After the primary, Baldwin took on Jo Musser, a moderate Republican. By then something of a national liberal cause célèbre, Baldwin raised record amounts of money, much of which she invested in her student base. She ran campaign ads on MTV and during Ally McBeal that encouraged student volunteers to join the campaign. In the end, she amassed more than 3,000 volunteer precinct walkers, envelope stuffers and phone bankers, 1,700 of them students. (By contrast, Musser had 350 to 400 volunteers.) Baldwin's crew chalked miles of campus sidewalks with campaign slogans and organized the UW-Madison campus with military precision -- every residence hall had a captain, every floor had a leader and Baldwin herself knocked on dorm-room doors to spread the word. She ate dinner with students at co-op houses, chatted with them at the local farmer's market and attended numerous campus forums.
In a campaign as reliant as Baldwin's on volunteer zeal, surrogates aren't nearly as effective as the candidate herself. Says Baldwin, "Showing up matters," a credo whose importance was made abundantly clear in 2000, when she was challenged by popular UW-Madison history professor John Sharpless. Despite her organized students, Baldwin barely squeaked by, winning by a scant 51 percent to 49 percent margin. Papers attributed the close race to Sharpless' campus ties and moderate Republican platform, attractive to the district's more conservative suburbs. But Baldwin's staffers blamed Congress' long session for keeping her in Washington all fall. "The schedule really denied her the chance to interact with students," says Baldwin's chief of staff, Bill Murat. "Face to face contact is extremely important."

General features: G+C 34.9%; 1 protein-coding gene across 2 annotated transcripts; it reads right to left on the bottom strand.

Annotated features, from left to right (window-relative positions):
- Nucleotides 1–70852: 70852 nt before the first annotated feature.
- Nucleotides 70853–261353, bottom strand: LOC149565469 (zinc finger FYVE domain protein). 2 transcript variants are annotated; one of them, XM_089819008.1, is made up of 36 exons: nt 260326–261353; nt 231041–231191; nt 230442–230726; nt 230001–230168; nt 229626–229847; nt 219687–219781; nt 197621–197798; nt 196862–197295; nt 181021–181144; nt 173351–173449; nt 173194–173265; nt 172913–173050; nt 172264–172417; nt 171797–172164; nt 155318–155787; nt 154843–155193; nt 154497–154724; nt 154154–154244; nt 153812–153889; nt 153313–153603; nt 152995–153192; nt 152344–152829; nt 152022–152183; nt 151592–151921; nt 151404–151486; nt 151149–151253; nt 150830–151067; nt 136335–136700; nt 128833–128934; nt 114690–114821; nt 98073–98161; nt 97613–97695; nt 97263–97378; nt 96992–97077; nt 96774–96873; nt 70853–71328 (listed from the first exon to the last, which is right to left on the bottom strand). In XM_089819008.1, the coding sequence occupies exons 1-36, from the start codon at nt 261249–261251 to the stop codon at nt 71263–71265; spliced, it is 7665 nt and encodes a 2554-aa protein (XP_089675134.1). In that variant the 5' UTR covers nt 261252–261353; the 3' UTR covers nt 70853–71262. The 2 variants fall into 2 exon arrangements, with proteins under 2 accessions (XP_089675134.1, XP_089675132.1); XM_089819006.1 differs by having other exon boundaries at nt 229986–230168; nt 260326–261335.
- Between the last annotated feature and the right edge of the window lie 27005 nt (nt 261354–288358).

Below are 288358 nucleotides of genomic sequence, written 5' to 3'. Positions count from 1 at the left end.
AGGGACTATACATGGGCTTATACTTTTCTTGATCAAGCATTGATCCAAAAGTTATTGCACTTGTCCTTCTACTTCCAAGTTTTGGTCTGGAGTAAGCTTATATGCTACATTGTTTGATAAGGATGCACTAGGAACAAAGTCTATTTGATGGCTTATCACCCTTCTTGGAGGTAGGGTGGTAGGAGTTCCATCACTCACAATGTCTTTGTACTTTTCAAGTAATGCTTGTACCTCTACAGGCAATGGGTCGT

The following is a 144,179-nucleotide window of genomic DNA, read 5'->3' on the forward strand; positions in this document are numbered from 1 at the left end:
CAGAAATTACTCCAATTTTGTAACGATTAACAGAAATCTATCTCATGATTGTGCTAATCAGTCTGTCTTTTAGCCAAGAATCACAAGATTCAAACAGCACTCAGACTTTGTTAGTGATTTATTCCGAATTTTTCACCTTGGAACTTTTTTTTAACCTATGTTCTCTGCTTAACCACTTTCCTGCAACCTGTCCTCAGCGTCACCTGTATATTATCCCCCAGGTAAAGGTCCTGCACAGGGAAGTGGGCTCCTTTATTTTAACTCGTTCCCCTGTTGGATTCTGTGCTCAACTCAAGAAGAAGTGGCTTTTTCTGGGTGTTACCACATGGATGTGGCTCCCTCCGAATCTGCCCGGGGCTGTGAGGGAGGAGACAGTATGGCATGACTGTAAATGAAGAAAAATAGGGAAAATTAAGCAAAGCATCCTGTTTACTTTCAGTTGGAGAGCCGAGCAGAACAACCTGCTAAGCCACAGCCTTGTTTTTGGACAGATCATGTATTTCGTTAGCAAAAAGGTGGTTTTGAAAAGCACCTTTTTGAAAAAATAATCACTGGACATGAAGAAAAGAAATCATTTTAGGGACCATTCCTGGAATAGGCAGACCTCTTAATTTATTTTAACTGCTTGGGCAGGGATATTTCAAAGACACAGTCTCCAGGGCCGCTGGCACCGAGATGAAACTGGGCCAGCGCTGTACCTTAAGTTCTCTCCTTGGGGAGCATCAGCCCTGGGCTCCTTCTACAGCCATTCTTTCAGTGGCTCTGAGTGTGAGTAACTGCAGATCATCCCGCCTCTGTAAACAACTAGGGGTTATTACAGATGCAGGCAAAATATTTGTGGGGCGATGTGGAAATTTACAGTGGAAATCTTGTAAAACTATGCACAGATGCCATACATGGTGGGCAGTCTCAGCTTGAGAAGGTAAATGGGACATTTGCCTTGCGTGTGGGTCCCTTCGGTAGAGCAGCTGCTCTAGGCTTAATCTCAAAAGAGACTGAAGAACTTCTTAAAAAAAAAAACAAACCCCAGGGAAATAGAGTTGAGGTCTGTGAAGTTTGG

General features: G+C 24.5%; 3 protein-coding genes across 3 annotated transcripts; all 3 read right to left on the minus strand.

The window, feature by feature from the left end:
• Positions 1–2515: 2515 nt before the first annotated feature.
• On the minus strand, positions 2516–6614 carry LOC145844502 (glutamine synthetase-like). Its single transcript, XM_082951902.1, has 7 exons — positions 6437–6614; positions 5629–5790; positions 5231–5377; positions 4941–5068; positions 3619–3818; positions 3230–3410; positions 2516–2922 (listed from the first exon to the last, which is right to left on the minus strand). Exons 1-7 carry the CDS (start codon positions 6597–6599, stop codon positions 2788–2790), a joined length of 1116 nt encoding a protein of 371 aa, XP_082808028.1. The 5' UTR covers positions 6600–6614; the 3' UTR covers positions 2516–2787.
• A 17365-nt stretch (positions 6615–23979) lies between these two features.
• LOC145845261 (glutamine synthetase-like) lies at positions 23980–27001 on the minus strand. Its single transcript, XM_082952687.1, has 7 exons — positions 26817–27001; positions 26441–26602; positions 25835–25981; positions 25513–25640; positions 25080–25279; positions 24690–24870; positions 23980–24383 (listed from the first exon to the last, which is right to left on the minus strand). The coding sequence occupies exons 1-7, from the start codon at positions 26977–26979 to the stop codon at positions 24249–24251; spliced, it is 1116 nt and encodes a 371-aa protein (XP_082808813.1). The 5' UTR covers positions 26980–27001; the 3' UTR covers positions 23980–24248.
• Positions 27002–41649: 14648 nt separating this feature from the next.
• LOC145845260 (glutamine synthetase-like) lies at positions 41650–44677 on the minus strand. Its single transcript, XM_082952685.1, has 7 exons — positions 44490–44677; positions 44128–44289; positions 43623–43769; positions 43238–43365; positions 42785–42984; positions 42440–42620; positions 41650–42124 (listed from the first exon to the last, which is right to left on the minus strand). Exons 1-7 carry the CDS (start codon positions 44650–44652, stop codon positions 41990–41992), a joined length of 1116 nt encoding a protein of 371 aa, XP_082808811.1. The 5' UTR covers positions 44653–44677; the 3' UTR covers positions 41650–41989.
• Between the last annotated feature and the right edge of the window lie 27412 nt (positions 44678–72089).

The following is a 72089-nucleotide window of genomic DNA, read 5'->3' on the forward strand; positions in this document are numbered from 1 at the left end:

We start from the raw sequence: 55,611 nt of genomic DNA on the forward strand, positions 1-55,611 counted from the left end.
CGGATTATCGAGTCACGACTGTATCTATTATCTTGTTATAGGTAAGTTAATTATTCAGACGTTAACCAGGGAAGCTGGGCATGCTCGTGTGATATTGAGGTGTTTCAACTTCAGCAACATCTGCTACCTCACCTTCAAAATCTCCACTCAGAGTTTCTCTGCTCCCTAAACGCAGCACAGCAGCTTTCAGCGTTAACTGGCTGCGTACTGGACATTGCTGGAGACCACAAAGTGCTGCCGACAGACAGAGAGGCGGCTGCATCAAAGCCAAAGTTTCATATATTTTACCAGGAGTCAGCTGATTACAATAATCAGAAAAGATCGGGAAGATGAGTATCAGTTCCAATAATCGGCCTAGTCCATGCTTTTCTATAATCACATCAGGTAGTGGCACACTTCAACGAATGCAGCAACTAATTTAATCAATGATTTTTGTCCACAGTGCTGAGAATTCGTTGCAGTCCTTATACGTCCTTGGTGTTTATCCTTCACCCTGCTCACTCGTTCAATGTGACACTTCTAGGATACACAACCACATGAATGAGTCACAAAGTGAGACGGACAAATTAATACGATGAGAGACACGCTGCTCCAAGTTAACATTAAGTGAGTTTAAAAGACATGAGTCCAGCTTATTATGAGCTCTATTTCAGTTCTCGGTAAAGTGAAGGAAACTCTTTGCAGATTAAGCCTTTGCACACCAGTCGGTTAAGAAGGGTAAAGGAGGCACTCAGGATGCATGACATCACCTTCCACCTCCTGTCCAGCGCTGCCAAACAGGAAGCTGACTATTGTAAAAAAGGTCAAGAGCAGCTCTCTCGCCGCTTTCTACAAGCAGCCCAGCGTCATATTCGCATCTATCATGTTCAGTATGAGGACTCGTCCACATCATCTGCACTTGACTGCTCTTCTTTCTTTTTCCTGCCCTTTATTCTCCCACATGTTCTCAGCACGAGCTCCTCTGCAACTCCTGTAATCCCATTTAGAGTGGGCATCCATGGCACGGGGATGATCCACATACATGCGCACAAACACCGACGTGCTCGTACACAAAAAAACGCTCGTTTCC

Wisconsin is peculiarly hospitable to new voters. It is one of a handful of states that allow same-day registration (students need only show up at the polls with photo ID and a piece of mail), and Baldwin's campaign works tirelessly to take advantage of this law. (In neighboring Minnesota, same-day registration was one key to the election-day victories of both Wellstone and former Gov. Jesse Ventura.)
For the midterm election of 1998, Wisconsin election officials had predicted 40 percent statewide voter turnout. In fact, while the state saw 45.4 percent participation, Dane County logged 55 percent. Baldwin's "youthquake" caused 28 polling places to run out of ballots, and some voters waited in line for more than two hours to cast their vote.
According to UW-Madison professor David T. Canon, in the six wards with the highest student density, Baldwin received 70.1 percent of the vote. "People say that students won that election for her," says Kris Johnson, UW-Madison student and director of the Lesbian-Gay-Bi-Transgender Center on campus. "I totally believe it." As The Washington Post later reported, Baldwin swept the university students by an 8,100-vote margin, winning her seat over Musser by 13,600 votes.
During her four-plus years in Congress, Baldwin has made students a consistent priority. She co-sponsored legislation to double Pell Grants from $3,500 to $7,000 and continually works to secure funding for schools in her area. Early this July, Baldwin secured $100,000 in federal funding for the University of Wisconsin-Rock, which isn't even located in her district but serves some of her constituents.